October 20, 2023
Like when teenagers stopped wearing Crocs in the late 2000s (thanks, Justin Bieber, for bringing back that trend), change is sometimes for the better. Another example of this has occurred in recent years: a consistent and justifiable movement away from using appraisals to value partner buy-ins and buyouts of real estate entities. Unlike Crocs, the primary reason for the “appraisal boycott” trend is inconsistency (because Crocs are consistently bad, obviously).
Appraisals are, by definition, a single individual’s opinion of value. Yes, there are some numbers (comps) that are used to support the claim, but we have seen deviations of >25% caused merely by which comps are picked (or disregarded). Take the example of Midwest Orthopedics. Their real estate went from an $18MM valuation in 2019 to a $15MM valuation in 2020 before finally receiving an appraised value at $26MM in 2022. With the debt included, each partner in the group went from $300,000 of equity in 2019 to $0 in 2020 to $800,000 in 2022. The only thing that changed was the appraiser’s opinion of value.
But that begs a bigger question. What cheap and consistent valuation methodologies would allow us to achieve a sustainable partner succession plan without creating inequities? Let’s explore the primary alternative.
Income Capitalization: The Leading Alternative
Since commercial properties are income producing, their value is ultimately derived from the amount, consistency, and longevity of the income produced. Therefore, a vast majority of the building’s value can be found in the lease agreement. That said, it is possible to create a consistent and reliable valuation by applying a multiple of the base rent. Let’s explore an example: Say a building is producing $1MM of annual rental income. If you apply a multiple of 12.5x, you end up with a building valuation of 12.5MM. For those readers familiar with cap rates, that is the same as applying an 8% capitalization rate to the building ($1MM divided by 8% = $12.5MM).
This methodology is particularly enticing for a couple of reasons. First, it utilizes the same mechanism that third parties adopt when acquiring a medical office building in a sale/leaseback transaction, which allows for market-driven examples of how outside parties value the income the building creates. Second, and perhaps most impactful, it creates predictable, stable buyout values and consistent returns. Because the real estate valuation is directly proportional to the lease income, as the leases escalate, so does the value of the building, therefore, maintaining the same return on investment.
Now for the tricky part. What capitalization rate makes sense for a specific building or set of buildings? In our experience, there are no hard and fast rules surrounding the exact number; however, there are a few variables that should be considered before deciding on an outcome.
Generally, the easiest place to start is by understanding the value at which a third party would be willing to purchase the building under a long-term lease arrangement (between 10-12 years). Let’s say that the buyer asks for a 6% capitalization rate, meaning the purchase price equals the annual rental income divided by 6%. With that in mind, there are two factors one should consider when determining a number relative to a third-party calculation.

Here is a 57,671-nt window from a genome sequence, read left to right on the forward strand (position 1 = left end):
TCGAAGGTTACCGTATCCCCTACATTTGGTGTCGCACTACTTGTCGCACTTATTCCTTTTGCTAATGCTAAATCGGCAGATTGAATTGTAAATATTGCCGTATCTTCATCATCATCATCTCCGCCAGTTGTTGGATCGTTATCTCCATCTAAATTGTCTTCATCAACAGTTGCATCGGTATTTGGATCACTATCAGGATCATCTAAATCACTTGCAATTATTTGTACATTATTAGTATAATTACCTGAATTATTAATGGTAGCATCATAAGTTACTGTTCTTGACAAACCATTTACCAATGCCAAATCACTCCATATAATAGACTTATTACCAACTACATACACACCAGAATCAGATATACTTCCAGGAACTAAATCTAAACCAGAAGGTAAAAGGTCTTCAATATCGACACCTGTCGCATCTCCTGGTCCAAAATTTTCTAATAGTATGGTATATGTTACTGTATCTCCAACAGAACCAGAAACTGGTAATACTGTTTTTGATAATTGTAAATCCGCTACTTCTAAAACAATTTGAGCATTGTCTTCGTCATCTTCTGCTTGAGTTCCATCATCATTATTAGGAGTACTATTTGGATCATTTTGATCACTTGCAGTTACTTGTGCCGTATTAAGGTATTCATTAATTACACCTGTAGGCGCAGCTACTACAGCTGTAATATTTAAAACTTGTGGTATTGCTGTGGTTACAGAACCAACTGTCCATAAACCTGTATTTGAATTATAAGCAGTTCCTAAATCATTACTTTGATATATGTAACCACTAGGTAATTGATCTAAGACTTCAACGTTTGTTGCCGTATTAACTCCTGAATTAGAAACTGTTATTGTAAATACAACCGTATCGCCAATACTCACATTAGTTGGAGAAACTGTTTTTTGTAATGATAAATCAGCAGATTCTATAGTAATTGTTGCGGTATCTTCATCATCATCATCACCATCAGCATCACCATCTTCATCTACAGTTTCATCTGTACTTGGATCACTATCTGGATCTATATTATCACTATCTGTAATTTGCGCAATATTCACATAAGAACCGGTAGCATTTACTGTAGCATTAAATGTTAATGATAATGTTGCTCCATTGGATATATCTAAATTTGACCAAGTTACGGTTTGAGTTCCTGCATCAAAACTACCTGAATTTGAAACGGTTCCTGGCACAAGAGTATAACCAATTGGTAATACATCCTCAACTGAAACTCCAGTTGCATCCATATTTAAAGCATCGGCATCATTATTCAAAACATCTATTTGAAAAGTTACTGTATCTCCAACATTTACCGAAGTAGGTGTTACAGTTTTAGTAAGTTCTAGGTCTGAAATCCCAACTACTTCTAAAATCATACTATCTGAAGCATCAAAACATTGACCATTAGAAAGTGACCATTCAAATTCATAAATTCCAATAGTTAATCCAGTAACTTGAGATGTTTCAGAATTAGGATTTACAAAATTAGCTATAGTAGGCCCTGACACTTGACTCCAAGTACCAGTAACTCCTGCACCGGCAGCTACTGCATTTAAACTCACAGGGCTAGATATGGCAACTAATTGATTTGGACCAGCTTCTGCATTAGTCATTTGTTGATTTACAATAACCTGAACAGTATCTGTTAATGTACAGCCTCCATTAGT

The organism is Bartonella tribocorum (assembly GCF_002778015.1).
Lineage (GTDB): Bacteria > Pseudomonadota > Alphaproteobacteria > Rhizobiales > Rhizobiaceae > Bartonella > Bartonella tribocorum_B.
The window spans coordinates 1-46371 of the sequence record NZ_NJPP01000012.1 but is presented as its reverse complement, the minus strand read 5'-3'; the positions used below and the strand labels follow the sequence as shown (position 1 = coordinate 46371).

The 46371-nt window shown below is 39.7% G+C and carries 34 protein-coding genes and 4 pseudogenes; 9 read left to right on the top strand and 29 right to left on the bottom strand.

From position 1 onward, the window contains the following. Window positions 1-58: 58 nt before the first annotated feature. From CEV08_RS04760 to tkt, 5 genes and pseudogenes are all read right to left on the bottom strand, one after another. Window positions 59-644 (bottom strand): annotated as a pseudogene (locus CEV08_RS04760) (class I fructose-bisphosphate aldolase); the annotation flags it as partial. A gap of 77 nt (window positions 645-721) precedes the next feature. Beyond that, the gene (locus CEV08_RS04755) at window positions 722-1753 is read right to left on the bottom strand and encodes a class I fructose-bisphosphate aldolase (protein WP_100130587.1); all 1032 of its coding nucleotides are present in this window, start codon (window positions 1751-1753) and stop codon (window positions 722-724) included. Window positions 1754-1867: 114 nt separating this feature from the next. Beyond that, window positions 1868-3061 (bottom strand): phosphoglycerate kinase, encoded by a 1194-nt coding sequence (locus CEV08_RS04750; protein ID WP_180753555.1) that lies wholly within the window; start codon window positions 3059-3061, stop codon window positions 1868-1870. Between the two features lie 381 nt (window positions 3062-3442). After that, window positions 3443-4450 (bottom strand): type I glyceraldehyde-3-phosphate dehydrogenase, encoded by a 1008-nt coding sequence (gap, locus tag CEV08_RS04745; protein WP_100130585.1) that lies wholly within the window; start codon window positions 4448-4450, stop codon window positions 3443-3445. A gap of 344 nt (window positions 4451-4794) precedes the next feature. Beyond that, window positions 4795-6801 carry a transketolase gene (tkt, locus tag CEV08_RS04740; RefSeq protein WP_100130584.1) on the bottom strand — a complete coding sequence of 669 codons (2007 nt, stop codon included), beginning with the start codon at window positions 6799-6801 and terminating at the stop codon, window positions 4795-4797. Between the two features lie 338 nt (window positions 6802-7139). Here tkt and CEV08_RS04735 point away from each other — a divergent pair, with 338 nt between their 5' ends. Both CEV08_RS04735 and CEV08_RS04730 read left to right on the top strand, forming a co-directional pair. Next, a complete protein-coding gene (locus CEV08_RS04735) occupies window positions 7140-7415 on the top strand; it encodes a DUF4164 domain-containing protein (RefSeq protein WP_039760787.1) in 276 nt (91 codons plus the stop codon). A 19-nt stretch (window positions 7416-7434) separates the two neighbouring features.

- You are assessing the value of an individual’s share and not that of an entity. Because no single individual has controlling rights, there is typically a discount applied for the lack of marketability associated with that non-controlling interest.
- The third-party sale valuation described above takes into consideration that the practice will maintain a long-term obligation that is driving the value – an obligation that a partner being bought out is not contributing to. Therefore, it would be nonsensical to buy out a partner based on a valuation that the partner has not contributed to creating.
With these two points in mind, we typically see that a discount is applied relative to a third-party market valuation of anywhere between 1% - 3% (in cap rate terms). This means that the ascribed building valuation in the example above would result in a valuation of anywhere between a 7% - 9% cap rate ($14.29MM - $11.11MM).
So, now that you have a valuation methodology that is measurable and consistent, we advise that you put together a long-term model to test, report, and manage the investment. Mentes360, an interactive program created by CMAC Partners, does just that. Based on your group’s demographics and defined structure, Mentes360 creates a model that allows you to understand the following variables:
- The impact of different capitalization rates
- The expected return for each partner (inclusive of buyout)
- The effect of buy-ins and buyout notes
- The impact of completing periodic cash-out refinances vs. paying down the debt
- The implications of a minimum investment horizon
For more information, reach out to email@example.com.